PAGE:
Data is everywhere. We constantly hear about data on the news, and countless data sets are available on the internet. The amount of data produced by governments and businesses seems to grow exponentially every year.
But the tools to explore data have only improved incrementally. Every software tool has been built for data analysts. Most people simply can’t use the vast amounts of available data in any meaningful way.
Knight Foundation has long understood the importance of data in charting our path forward. Journalists often serve as mediators between data sources and citizens—but only when they have the time and expertise, and only if they can gain the trust of an increasingly skeptical and polarized public. In the end, most governments, businesses and citizens are still lost at sea.
I started LiveStories in 2013 to solve this problem, and a recent trip to Easter Island clarified what I believe is the way forward.
Connecting across the ocean
Ever since I was a kid, I’ve been fascinated by Easter Island, and the Polynesian seafarers who discovered it. Centuries before European explorers crossed the Atlantic Ocean, Polynesians had settled on Easter Island, Hawaii and New Zealand—which form a vast triangle in the Pacific Ocean that’s roughly the size of North America. They did this by the 1200s—without compasses, metal tools or books, on ships constructed of little more than two canoes and a mast lashed together.
How did the Polynesians accomplish this feat? They mastered wayfinding using their own sophisticated method of navigation. By following the stars, reading the waves and listening to the wind, wayfinders could sail across the open ocean with confidence.
Now, how many people can explore data with confidence? Thanks to the open data movement, anyone can download thousands of data sets from the web. And if you’re an Excel whiz, or if you know how to work with APIs, maybe you can discover some insights in the wealth of government data. But there’s no easy way for nontechnical people to work with these files.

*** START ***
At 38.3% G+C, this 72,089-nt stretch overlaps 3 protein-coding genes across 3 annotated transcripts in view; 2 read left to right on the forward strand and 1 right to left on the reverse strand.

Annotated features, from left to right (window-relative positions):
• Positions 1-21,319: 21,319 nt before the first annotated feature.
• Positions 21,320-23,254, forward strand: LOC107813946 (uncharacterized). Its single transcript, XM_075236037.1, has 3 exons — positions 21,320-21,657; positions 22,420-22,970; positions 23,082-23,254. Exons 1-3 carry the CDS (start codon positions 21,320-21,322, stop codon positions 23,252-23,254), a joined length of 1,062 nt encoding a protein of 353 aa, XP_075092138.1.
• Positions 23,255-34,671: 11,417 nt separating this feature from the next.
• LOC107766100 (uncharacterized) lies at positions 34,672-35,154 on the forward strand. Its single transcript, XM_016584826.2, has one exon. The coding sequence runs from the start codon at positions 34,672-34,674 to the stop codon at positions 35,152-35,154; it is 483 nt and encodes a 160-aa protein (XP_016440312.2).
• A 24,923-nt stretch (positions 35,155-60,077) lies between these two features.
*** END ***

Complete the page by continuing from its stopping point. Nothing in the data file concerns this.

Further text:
LiveStories provides a system for anyone to explore data. Our platform includes hundreds of indicators, and it doesn’t stop at the national level. You can search for any topic—for example, poverty, or income or drug abuse rates. Within seconds, you can explore interactive charts and maps for your county, city or even your local census tract.
Connecting the islands
From New Zealand to Hawaii is the same distance as Cape Town to Cairo—the length of Africa, twice the width of the United States. Yet, a person from Hawaii could understand the native language of a person from New Zealand. The islands could talk to one another.
Most data sets can’t talk to one another. Even when government data sets cover the same region, or the same topic, there are no uniform metadata standards that tie the data together. As a result, it’s extremely difficult for governments, businesses and citizens to draw insights from connections between multiple data sets.
Our platform solves this problem, too. There are no data silos on LiveStories. With artificial intelligence and some elbow grease, we’ve linked together indicators, topics and regions across data sets. You can quickly see correlations between indicators for your location—or compare your location to similar places based on population or demographics.
Connecting the people
The Polynesians weren’t just wanderers. They explored with purpose. When they discovered a new island, they memorized its location and, later, returned with their families and friends to settle.
Likewise, exploring data is only part of the story. For insights to be useful, they have to get into the right hands. To that end, the LiveStories platform also includes collaboration and web publishing tools. Users don’t have to coordinate over endless e-mail chains, or distribute their findings via PDFs. On LiveStories, anyone can find local data, collaborate with their colleagues, and publish their insights to the world—without ever leaving the platform.
The way forward
The Polynesians explored because they believed it would lead them to a better world. And in the end, they created a new world in the Pacific—a vast civilization spanning hundreds of islands, all networked together by a common language and culture.
I’ve always believed that America succeeds when its 3,000 counties succeed. Our mission is to empower everyone to be a data explorer—city managers and superintendents, health directors and data analysts, police chiefs and public relations officers—and all the citizens, journalists and public servants working alongside them. Just as wayfinding brought the Polynesians together, I believe that empowering data explorers will lead to a more constructive public discourse and bring our country together.
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